A very low bar

      “By simply expressing humour and transcending the admittedly abysmal expectations of her intellect, Bachmann performed far better at Oxford than many of her enemies must have anticipated.”

      In other words, she set the bar so low that a slug could have vaulted it.

      • Submitted by Dennis Tester on 03/18/2014 - 10:08 pm.

        She didn’t set the bar

        her misogynist critics did.

        • Submitted by Jonathan Ecklund on 03/20/2014 - 11:22 am.

          On misogyny

          Being a critic of Michele Bachmann or Sarah Palin doesn’t a misogynist make. Critizing them for BEING women would qualify. But if you can’t divorce criticism for someone’s policies from the gender-specific pronoun that precedes it, that’s on you.

          I know the republican party didn’t discover sexism until Sarah Palin was nominated as the VP candidate in 08… even though she was only nominated as such because she was a woman, first, and governor, second… which to me, smacks of misogyny. We of course remember how well she was vetted for actual executive qualifications, and what it ultimately did to McCain’s candidacy, as well as the Republican Party.

          Many regulars here will recall your complaints about women even being granted the right to vote. Your disdain for women in general is fairly well documented in your comment trail.

    • Submitted by RB Holbrook on 03/18/2014 - 02:15 pm.

      Please explain something to me

      Why is disagreement with the policies espoused by Rep. Bachmann “misogyny?” Are you–the commentator who came out against women’e suffrage–saying that we must defer to the opinions of women?

      As a follow-up: How is this any different from saying that opposition to President Obama is based on racism?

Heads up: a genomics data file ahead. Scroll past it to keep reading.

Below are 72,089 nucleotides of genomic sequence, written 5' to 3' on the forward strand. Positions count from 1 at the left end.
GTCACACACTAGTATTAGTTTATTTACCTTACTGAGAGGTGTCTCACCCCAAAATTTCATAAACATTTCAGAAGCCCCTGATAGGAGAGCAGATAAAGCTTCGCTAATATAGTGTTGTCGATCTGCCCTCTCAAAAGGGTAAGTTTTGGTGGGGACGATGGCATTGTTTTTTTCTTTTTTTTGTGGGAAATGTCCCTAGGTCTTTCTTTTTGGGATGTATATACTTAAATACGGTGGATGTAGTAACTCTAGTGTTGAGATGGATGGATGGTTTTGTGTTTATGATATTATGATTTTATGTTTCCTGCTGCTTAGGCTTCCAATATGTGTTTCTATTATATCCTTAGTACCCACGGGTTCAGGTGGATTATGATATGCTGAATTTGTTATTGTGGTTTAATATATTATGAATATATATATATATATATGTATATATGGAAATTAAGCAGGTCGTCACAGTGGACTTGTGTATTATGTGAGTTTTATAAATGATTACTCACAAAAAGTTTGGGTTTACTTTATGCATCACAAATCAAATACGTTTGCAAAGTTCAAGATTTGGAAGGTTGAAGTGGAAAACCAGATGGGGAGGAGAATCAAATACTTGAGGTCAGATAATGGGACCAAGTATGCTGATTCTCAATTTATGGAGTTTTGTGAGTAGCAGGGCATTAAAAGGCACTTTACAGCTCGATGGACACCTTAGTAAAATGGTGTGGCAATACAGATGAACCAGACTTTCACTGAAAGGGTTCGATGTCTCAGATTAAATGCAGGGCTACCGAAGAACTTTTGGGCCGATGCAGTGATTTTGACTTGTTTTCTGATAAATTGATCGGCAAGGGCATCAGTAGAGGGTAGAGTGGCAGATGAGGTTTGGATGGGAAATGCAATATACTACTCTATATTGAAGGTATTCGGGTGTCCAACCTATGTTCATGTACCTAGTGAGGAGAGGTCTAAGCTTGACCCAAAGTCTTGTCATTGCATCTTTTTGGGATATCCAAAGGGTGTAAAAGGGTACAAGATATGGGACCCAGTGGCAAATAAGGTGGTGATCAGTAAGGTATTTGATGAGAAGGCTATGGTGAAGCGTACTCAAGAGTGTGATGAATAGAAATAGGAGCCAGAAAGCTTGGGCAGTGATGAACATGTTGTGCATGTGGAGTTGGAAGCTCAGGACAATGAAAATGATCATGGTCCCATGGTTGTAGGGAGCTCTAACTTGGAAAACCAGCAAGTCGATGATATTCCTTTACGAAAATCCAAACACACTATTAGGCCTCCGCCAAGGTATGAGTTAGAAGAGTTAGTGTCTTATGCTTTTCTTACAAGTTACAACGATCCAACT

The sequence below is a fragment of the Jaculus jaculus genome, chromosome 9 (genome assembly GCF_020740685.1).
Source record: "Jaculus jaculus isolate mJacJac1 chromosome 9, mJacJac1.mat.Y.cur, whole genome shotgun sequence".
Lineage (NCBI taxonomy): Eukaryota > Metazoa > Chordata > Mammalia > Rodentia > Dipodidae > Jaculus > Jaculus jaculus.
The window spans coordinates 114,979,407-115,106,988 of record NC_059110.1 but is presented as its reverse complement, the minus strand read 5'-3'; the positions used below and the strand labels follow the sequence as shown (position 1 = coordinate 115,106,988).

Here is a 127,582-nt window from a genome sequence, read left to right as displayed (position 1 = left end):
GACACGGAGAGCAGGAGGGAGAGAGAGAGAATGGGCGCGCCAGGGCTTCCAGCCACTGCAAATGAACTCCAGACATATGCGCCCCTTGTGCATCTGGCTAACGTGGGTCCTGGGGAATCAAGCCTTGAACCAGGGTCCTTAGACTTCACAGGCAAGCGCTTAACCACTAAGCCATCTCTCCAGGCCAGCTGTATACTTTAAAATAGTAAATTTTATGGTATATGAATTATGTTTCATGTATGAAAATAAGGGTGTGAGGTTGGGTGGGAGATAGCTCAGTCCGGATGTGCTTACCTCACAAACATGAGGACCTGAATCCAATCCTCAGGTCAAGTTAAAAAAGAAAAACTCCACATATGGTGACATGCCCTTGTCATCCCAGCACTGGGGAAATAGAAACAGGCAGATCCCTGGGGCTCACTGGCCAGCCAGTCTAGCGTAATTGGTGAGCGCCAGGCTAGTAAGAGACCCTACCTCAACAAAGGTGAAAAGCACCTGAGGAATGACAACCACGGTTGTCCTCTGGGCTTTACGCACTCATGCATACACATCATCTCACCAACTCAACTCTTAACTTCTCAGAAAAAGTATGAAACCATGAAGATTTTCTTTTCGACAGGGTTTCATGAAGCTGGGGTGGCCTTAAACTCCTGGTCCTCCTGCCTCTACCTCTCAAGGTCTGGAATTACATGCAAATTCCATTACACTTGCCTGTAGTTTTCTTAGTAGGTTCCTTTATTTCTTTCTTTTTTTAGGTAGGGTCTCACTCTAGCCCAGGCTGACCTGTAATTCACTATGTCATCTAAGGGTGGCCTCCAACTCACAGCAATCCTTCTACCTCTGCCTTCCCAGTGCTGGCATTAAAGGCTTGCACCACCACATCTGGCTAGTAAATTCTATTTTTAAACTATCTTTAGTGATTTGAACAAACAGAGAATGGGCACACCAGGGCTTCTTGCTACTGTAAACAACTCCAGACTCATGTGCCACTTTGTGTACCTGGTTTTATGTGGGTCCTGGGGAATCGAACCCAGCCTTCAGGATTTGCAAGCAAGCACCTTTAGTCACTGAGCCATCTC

• Submitted by Dennis Tester on 03/18/2014 - 10:07 pm.

        It’s called sarcasm, sir

        I’m only suggesting what those on the left would be saying if the situation were reversed. And your Obama reference makes my point.

  3. Submitted by Brian Simon on 03/17/2014 - 12:58 pm.

    depends on the argument made

    It is not very brave to argue that bureaucracy stifles innovation; few would dispute that basic premise. Where the tea party types lose their way is in claiming that gov’t bureaucracy is inherently bad & in ignoring the tradeoffs made when favoring innovation over bureaucracy. The real question is in finding the appropriate balance between maximizing innovation while mitigating risk. Where gov’t bureaucracy can serve well is in minimizing societal risks from private behavior. If companies want to risk everything on a new product idea they ought to be able to do so. Unless there is a significant public risk for that private behavior. We see this in some of the financial risks undertaken on wall street. Ideally corporate bureaucracies would stifle wall street innovations that expose the larger economy to significant risk. But we know that doesn’t happen, which rep resents a market failure that government must step in to resolve. I.e. bureaucracy.